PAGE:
ALBA developed as a ‘virtual’ community for lay Buddhists who visit Amaravati Buddhist Monastery. Amaravati is a popular and highly respected resource for Buddhist teaching and retreats. Over time, non-ordained practitioners who had been visiting and supporting Amaravati, wanted to connect with like-minded people – those who lead complex lives in the world of work, relationships, and family, and who practice core Buddhist teachings and who not only wish to feel confident and fully supported in this enterprise, but wish to offer their experience to others.
Over time, a flourishing community of practitioners has become established around regular ALBA days of practice and retreats. The ALBA community has been involved at various times with a wide range of Amaravati activities, from Kathina and Wesak, and the Saturday meditation workshops, through to representing the Amaravati Sangha at educational events, SACRE meetings and Buddhist umbrella groups.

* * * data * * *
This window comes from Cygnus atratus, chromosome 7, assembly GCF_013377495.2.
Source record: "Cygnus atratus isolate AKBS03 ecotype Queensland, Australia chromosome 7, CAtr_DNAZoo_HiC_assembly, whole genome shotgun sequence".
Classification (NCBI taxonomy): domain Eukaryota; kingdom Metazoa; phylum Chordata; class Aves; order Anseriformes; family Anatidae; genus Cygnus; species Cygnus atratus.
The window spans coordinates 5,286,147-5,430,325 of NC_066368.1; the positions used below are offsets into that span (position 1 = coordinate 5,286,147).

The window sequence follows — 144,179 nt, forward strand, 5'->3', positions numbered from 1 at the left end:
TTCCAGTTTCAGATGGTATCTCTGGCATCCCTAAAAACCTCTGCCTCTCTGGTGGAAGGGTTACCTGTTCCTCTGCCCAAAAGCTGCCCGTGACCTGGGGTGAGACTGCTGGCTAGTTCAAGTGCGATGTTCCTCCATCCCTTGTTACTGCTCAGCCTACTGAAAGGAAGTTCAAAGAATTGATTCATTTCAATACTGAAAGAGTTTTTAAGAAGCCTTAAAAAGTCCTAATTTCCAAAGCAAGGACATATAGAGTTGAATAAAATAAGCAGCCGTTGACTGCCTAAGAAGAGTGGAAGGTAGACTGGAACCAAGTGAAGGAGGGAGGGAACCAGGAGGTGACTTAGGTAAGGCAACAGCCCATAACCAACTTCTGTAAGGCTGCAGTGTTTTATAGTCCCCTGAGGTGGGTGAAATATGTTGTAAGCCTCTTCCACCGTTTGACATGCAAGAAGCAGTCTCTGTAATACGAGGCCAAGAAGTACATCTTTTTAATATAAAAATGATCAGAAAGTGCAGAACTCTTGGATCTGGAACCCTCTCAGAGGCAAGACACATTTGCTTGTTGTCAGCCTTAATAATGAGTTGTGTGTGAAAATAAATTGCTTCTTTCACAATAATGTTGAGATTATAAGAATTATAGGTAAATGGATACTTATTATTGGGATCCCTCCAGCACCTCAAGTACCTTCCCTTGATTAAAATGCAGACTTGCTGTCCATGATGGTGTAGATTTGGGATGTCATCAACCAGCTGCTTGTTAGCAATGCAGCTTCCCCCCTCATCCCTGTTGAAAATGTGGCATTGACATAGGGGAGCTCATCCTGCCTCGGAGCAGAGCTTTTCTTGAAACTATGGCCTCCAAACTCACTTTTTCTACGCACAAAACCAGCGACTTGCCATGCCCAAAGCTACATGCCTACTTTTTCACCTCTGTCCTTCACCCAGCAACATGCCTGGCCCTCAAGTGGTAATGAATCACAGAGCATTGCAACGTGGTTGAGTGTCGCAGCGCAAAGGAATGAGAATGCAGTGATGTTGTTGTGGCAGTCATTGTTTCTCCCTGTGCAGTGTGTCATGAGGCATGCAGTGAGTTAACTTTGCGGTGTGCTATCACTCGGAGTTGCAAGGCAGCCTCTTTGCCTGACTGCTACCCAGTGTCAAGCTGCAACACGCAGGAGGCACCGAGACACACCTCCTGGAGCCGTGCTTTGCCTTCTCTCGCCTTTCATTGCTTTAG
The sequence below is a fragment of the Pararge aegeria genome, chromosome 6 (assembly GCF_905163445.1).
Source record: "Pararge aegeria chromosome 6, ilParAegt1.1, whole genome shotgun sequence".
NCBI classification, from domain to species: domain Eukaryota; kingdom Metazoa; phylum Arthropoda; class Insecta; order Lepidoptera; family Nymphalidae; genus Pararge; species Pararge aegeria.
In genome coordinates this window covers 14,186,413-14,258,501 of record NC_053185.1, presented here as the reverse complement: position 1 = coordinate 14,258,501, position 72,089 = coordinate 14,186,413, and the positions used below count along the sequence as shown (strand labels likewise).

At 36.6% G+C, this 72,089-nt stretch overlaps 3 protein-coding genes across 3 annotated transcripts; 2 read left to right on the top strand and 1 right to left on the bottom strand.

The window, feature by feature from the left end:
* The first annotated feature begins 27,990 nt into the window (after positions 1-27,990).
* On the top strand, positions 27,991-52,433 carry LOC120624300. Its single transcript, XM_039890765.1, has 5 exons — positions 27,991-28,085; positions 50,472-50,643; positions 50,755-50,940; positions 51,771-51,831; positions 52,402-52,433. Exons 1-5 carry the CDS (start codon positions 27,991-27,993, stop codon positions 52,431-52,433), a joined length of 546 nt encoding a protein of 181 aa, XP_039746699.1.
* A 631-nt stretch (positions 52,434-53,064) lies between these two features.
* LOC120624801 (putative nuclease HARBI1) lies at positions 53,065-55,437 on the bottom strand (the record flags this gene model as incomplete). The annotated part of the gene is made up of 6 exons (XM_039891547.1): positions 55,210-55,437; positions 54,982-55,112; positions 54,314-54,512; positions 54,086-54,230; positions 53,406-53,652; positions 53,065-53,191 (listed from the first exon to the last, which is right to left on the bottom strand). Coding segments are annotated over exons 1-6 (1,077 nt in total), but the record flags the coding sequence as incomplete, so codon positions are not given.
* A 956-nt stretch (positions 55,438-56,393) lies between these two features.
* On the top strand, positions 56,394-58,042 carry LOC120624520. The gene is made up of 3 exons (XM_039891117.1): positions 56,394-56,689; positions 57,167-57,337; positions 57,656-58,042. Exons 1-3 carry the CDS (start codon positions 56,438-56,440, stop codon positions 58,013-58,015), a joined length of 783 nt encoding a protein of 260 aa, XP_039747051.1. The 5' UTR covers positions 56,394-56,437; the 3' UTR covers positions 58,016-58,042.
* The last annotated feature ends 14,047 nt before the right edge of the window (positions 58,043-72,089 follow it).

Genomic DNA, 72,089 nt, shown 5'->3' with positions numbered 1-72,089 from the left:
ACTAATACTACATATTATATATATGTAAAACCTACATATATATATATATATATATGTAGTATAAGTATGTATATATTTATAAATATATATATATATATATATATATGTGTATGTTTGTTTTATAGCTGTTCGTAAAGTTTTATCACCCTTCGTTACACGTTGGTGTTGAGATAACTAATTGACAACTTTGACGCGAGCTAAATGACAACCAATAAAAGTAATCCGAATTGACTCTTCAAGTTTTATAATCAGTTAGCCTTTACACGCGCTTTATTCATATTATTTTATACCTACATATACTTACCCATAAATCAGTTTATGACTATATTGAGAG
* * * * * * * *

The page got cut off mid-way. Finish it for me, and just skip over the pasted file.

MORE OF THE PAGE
Those in ALBA recognise that the vast majority of those who are inspired by Buddhist teachings practice these in their daily lives. We believe it important to maintain a strong dialogue between the small number of practitioners who do ordain, and the majority who do not. And to recognise that there is an ebb and flow between these groups with no hard boundaries.
From a traditional viewpoint one might regard ALBA as giving modern substance to the lay community described in early Pali texts as part of the fourfold assembly (or sangha) of bhikkhus, bhikkhunis, lay-men and lay-women practitioners. What unites all – regardless of their lifestyle – is a commitment to the path of awakening.